Forum for Science, Industry and Business

Sponsored by:     3M 
Search our Site:

 

Checkered History of Mother and Daughter Cells Explains Cell Cycle Differences

21.10.2009
When mother and daughter cells are created each time a cell divides, they are not exactly alike. They have the same set of genes, but differ in the way they regulate them.

New research now reveals that these regulatory differences between mother and daughter cells are directly linked to how they prepare for their next split. The work, a collaboration between scientists at Rockefeller University and the State University of New York, Stony Brook, may ultimately lead to a better understanding of how cell division goes awry in different types of cancer. The findings are reported in this week’s PLoS Biology.

“You can basically think of mother and daughter cells as different cells just like you would a neuron and liver cell but on a much subtler level,” says first author Stefano Di Talia, who received his Ph.D. from Rockefeller in 2009. “We found that their differences in gene expression are also what makes the mother and daughter cells start their cell cycles differently.”

When a mature cell divides, it produces a mother and a daughter cell, the daughter being smaller than the mother, explains Di Talia, who is now a postdoc at Princeton University. Since the 1970s, it was thought that both mother and daughter cells use the same gears and levers to prepare for cell division. The only difference was that the daughter cell would take longer to start dividing on account of its size.

This tidy explanation now gives way to a more nuanced version, the seeds of which can be traced to research from the University of Wisconsin in 2003. It was then proposed that the size of the daughter cell has no bearing on whether it is ready to divide. What matters is that the daughter cell, and not the mother cell, receives a protein called Ace2 at the time the two cells are born. “This model was against the accepted dogma and against our own previous findings. Our work was an attempt to resolve the debate,” says Di Talia.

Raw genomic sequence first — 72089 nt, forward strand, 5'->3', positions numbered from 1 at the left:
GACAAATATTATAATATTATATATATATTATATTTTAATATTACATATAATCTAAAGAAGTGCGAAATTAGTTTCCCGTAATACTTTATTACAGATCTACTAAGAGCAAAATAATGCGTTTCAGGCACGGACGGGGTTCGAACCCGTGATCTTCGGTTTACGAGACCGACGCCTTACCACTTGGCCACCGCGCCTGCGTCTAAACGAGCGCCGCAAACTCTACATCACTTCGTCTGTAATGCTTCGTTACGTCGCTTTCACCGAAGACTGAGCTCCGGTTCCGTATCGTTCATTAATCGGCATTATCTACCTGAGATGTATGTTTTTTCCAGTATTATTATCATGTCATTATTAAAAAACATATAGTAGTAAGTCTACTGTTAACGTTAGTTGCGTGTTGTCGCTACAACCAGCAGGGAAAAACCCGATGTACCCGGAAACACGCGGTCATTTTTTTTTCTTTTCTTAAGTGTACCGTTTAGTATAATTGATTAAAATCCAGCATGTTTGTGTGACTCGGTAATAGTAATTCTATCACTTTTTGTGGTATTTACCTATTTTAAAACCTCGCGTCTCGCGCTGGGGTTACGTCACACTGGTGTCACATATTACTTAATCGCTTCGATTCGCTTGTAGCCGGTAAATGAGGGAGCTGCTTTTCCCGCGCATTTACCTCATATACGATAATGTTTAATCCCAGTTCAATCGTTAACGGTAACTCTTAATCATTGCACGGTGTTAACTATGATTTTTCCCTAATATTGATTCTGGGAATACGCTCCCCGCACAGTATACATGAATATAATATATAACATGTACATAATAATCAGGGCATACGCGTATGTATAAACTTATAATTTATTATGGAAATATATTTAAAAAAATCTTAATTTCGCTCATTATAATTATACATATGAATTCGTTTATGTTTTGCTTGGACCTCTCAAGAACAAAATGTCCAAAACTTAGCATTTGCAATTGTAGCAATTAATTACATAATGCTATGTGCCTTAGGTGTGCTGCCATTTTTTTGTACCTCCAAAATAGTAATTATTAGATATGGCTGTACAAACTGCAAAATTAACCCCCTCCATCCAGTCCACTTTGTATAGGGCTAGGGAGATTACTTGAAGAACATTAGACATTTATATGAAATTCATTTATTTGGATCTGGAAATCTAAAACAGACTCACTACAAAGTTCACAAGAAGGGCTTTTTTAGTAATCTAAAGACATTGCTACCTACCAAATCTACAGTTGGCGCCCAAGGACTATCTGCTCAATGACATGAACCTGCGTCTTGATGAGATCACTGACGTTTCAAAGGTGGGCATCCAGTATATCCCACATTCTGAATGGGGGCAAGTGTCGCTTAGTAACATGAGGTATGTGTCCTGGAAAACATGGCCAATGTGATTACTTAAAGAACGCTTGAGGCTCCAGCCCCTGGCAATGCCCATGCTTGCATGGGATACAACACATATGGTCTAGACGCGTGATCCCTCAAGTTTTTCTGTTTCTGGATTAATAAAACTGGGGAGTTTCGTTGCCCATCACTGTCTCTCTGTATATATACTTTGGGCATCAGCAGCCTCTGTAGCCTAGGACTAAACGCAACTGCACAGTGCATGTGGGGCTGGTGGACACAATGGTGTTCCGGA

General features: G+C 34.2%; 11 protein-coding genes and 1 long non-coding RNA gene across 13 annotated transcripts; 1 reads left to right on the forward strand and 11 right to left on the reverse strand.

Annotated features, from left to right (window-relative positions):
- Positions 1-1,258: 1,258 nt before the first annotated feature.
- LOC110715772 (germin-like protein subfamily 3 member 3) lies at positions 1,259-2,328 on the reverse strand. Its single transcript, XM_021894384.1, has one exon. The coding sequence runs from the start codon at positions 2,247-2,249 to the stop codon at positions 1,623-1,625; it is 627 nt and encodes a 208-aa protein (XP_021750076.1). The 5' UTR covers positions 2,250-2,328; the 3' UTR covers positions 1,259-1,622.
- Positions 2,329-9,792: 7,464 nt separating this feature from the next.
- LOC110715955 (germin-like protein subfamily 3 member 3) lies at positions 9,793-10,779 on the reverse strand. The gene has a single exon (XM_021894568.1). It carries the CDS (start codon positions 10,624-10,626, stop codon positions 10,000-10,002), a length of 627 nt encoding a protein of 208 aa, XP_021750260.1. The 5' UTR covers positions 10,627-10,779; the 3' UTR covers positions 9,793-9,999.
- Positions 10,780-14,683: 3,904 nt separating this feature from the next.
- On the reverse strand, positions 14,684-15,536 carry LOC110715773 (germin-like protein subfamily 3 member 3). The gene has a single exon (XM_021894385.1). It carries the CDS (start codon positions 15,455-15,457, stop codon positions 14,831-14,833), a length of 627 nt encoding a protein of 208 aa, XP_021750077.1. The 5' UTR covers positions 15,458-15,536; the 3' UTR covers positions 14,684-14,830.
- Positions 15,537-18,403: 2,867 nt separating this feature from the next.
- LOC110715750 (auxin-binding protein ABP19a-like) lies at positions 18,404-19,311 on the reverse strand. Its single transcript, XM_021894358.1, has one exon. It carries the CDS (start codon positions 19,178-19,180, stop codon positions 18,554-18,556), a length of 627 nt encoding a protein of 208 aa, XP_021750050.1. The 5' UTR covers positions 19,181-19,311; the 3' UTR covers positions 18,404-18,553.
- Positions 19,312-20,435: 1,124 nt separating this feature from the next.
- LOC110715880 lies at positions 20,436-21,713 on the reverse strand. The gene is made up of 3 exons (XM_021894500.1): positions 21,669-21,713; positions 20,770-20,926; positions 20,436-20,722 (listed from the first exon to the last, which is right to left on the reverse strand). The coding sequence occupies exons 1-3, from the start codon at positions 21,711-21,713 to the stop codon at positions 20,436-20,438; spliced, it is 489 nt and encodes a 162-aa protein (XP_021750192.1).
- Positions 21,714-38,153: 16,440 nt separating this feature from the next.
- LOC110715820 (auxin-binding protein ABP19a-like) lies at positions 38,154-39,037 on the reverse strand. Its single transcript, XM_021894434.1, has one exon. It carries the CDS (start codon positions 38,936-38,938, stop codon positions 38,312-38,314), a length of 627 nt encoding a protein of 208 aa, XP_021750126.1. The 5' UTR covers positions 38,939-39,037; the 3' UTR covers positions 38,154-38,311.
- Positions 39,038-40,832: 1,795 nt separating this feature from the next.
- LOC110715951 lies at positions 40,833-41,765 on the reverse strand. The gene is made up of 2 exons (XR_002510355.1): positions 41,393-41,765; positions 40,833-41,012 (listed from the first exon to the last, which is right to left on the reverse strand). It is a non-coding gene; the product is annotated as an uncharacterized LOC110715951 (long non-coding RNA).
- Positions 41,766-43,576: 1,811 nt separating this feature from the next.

Di Talia and Frederick R. Cross, head of Rockefeller’s Laboratory of Yeast Molecular Genetics and a researcher who, like the Wisconsin group, works with budding yeast, seem to have reconciled the two theories and in the process nailed down new details.

The researchers found that both mothers and daughters do control and sense their size before committing to divide but the levers and gears that they use to make that commitment are different. The reason: Daughters, but not mothers, receive the protein Ace2 as well as a never-before-implicated protein called Ash1, which, like Ace2, controls the levers that crank genes into gear.

In their work, Di Talia and Cross studied a phase of the cell cycle known as G1, during which cells determine whether they are healthy enough to enter another grueling phase of division. G1 is considered critical because mistakes in this process can lead to cancer.

Di Talia and Cross, with colleagues Bruce Futcher and Hongyin Wang at SUNY Stony Brook, found that daughter cells, which normally have Ace2 and Ash1, interpret their size as 20 percent smaller than their birth twin. The researchers show that, without these proteins, daughter cells begin dividing as if they were mother cells, even at a size that would normally be deemed too small. When Ace2 and Ash1 were genetically manipulated to localize into mothers as well, the opposite happened: they unnecessarily continued to grow and began dividing as if they were daughters.

This critical finding showed that the direct target of these two proteins is a gene called CLN3, which scientists have long suspected is the ultimate green light for cells to start dividing. The reason daughter cells spend a longer time preparing for cell division is because both Ace2 and Ash1 lower the expression of CLN3. To make sure daughter cells do not start dividing before they are ready, and as backup, Ace2 also turns on production of Ash1.